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v1234vv
01-08-2010, 05:34 PM
White Move to win

http://www.chessvideos.tv/bimg/2lg2j6veh2o04.png
http://www.chessvideos.tv/bimg/2lg2j6veh2o04.png

perhaps with a tricky step ?

Rincewind
01-08-2010, 06:22 PM
The position using the FEN tags and string "r7/kPR5/8/K7/8/8/4p3/3q3r w - - 0 1"

r7/kPR5/8/K7/8/8/4p3/3q3r w - - 0 1

BTW I haven't had an exhaustive search but I can't see a way for white to win. There doesn't seem to be a forcing line and black has too many checking opportunities. :confused:

Vlad
01-08-2010, 06:32 PM
Yes, mate in 6, but mated is white not black...

v1234vv
01-08-2010, 09:05 PM
Thanks for all of your discussions.
I' ve seen this chess puzzle from a Taiwanese forum.
Maybe the solution might contain an illegal move.

Anyway...the composer will give the answer at Monday.

Basil
02-08-2010, 02:35 AM
I' ve seen this chess puzzle from a Taiwanese forum.
Maybe the solution might contain an illegal move.

Anyway...the composer will give the answer at Monday.
The composer's name isn't ... not by chance ... it couldn't be ... Andy Toh, is it?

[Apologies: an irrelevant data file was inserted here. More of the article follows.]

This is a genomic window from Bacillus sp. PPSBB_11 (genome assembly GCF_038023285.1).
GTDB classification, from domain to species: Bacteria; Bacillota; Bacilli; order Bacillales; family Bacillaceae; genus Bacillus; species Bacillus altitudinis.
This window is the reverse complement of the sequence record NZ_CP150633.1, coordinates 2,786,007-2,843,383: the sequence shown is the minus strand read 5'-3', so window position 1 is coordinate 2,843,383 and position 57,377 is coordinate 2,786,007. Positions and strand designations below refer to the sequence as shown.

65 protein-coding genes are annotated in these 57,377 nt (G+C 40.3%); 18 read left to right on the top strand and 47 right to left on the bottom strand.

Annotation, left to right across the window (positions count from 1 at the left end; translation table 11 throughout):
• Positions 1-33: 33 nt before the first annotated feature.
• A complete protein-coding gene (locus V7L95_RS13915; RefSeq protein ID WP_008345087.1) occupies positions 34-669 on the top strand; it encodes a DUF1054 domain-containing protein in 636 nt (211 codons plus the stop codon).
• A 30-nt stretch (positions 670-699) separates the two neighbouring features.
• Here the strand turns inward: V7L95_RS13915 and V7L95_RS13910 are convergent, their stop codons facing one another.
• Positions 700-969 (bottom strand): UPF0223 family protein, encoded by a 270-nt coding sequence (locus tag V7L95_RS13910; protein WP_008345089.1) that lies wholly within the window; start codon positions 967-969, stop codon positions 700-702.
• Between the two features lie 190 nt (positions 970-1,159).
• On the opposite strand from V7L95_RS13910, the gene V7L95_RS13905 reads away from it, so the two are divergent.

Trent Parker
02-08-2010, 03:06 AM
probably something illegal like b8=Black knight mate.

v1234vv
02-08-2010, 10:22 AM
Thank you, Trent Parker :)

The answer is here:

Wiki : joke chess problem

Desmond
02-08-2010, 12:52 PM
Thank you, Trent Parker :)

The answer is here:

Wiki : joke chess problem
If you're referring to
Some chess puzzles are not really puzzles at all. ... White is asked to checkmate Black in six moves. The joke in this case is that, by the rules of chess, White has no choice but to checkmate Black in six moves: the only legal moves available lead directly to the "solution".then I don't think your problem qualifies.

Garrett
02-08-2010, 01:06 PM
It's transfer and White plonks a knight on c6.

Max Illingworth